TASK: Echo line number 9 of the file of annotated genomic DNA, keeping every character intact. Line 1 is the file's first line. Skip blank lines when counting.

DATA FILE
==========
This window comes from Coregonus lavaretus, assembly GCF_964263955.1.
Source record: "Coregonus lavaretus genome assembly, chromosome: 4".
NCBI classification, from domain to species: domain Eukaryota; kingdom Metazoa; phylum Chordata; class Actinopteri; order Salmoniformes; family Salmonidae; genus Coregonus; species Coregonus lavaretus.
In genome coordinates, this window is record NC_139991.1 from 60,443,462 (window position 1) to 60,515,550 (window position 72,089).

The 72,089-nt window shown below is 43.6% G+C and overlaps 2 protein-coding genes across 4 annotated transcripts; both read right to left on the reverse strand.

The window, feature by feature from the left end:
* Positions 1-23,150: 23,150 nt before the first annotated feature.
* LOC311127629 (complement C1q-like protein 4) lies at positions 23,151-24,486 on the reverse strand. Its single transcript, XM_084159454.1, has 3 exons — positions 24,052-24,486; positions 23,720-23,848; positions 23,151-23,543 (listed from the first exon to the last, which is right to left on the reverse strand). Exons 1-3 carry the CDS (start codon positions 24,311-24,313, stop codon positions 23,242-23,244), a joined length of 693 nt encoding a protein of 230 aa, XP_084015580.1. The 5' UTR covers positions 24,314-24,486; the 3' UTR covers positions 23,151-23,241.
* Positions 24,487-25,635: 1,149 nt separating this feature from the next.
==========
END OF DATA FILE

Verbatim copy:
* Positions 24,487-25,635: 1,149 nt separating this feature from the next.